I cant shield my daughter from sexism and racism. But she will be more empowered to confront it than I ever was
A few months ago I met my husband and five-year-old daughter at one of those soft-play centres. This one has two storeys of obstacle course for the kids behind a floor-to-ceiling net on one side; and on the other side, Wifi and cheap wine for the parents. While my husband had been working at a small table, our daughter had befriended two kids a brother and sister in the ball pit.
That boy keeps asking me to play a game with him and I dont want to, she came out and told us.
Thats OK, I said. You dont have to.
The boy looked to be around her age and the girl a little older. Shortly after, we left the centre and in the car on the way home she said again that the boy kept asking her to play a game. And then she said it again.
What game did he want to play? I asked from the front seat.
Sits, she said.
Sits? I said. Whats that?
He said one person lies down and the other pulls down their underwear and sits on top of them and moves around.
My husband and I looked at each other and I turned to face her. Wed talked theoretically about what to do when you dont feel safe and who is allowed to touch your private parts, but this was the first time any of it was put into practice.
She told us how she kept saying no and how his sister kept saying that she didnt have to do it.
My words stuck to the inside of my mouth. There was relief that our daughter had handled the situation well, but repulsion at what this boy had suggested.
That evening I talked to her about it more, I asked how she felt, told her she responded well and we practiced saying no even when we feel scared by the person were saying no to. Its a conversation weve revisited.
People talk about how we have to protect our children more than ever, but abuse has always happened; the biggest difference is that we are more likely to talk about it now, and are hopefully making progress at holding perpetrators to account. I went to a Catholic school where rumours were rife about abuse by a teacher; but we were not encouraged to question adults, especially not those in authority.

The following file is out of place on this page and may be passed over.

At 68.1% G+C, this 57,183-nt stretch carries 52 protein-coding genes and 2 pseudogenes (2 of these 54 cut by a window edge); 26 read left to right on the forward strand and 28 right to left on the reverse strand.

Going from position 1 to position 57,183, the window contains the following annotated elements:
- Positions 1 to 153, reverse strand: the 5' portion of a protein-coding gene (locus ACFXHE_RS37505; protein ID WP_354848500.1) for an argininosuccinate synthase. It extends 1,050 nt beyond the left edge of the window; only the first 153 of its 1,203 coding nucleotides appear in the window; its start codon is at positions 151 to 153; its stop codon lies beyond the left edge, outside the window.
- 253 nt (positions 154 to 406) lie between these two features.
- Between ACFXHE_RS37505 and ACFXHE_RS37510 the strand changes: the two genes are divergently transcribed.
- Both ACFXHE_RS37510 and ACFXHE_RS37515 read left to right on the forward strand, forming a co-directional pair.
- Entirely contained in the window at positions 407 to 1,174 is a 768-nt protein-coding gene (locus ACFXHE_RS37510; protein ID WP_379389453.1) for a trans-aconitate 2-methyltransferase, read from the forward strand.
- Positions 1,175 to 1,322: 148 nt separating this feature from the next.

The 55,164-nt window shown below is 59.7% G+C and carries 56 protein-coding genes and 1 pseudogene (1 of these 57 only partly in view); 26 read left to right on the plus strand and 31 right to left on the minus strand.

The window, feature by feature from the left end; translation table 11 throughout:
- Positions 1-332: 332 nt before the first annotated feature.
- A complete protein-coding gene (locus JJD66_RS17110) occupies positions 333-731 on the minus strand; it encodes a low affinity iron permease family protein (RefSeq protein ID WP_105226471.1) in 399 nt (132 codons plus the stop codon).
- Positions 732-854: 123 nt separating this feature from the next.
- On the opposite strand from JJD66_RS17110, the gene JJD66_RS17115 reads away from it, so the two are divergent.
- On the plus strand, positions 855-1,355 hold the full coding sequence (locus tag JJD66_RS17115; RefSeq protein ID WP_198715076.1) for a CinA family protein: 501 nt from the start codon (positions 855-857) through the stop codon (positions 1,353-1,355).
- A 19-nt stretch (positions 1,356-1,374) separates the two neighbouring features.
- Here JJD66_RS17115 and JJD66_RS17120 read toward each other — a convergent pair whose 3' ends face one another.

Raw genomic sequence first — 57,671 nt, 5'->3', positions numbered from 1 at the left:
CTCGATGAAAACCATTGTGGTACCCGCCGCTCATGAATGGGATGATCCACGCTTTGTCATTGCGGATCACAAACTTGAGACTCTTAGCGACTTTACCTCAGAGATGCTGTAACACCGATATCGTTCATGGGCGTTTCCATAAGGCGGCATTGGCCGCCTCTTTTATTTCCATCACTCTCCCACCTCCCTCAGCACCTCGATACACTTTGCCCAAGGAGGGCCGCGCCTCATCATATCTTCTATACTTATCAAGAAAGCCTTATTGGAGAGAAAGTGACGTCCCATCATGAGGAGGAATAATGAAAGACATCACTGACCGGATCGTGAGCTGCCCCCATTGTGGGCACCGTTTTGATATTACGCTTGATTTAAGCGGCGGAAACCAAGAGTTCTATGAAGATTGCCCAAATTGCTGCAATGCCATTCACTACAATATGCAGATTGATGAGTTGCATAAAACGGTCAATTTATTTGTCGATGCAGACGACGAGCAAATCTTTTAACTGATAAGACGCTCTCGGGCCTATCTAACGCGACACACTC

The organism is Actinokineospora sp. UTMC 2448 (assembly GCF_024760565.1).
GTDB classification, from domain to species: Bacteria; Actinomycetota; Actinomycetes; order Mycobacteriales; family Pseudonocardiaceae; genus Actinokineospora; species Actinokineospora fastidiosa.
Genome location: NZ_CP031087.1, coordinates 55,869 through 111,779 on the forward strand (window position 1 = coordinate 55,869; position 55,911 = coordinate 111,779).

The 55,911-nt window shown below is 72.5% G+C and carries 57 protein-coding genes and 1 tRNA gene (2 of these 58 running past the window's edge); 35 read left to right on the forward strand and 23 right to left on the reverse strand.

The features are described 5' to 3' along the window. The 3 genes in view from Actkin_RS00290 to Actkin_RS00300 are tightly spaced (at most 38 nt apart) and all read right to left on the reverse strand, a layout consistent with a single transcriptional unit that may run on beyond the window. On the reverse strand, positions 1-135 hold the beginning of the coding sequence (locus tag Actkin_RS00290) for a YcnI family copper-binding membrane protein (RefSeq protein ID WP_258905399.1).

One morning, when I was 14, I was walking to school with a friend and there was a man jogging on the other side of the road. He was wearing a T-shirt and Wallace and Gromit boxers and masturbating as he watched us. When we got into school, we hung back after registration and told a teacher, who we respected and loved, what had happened. She told us not to make a fuss and distractedly tidied her desk. I didnt tell my parents. Not because they wouldnt have listened or believed me; we are close and they would have. But because when I was growing up, these conversations were rare. Children werent shown how to use their voice to challenge adults.
But its not just abuse, as a society were rethinking power, race and gender (and so much else). My daughter has so many questions about all these things. And so do I. Talking to her about it helps me in my thinking. While the conversations with my adult friends about #MeToo, Black Lives Matter and living under Trump are more nuanced, the conversations I have with my daughter are crystalized. Someone told her in the playground that Trump puts kids in cages, she came home and said she didnt think its true is it?
Last year, she was at a predominantly white school and told me she didnt like her brown skin. While I hated hearing her say that, I was glad we were able to talk about it, rather than glossing over how we look and are different to the people around us. A couple of years ago she was given a childrens book about Rosa Parks. At first I put it up on a high shelf because I didnt want to expose her to such overt racism. Introducing children to hateful imagery can feel like were robbing them of innocence. But having read it to her recently, and having her want to talk about why black people were treated differently in the book, I hope it can make her question why black people are treated differently today. Again, structural racism and even police brutality arent anything new, theyre just more openly discussed now.
As Im unlearning a lifetimes beliefs of what gender is, shes learning it for the first time, quicker. She fields direct but flippant questions at me over whether there are rules over who can wear a skirt, or if men can have babies. I try not to miss a beat in my response but often Im still figuring out the answer myself. She has her own response to the clothes question now: Girls can wear skirts, boys can wear skirts, everyone can wear what they want. And plenty of boys she knows do. Classrooms are more naturally accepting of difference than workplaces.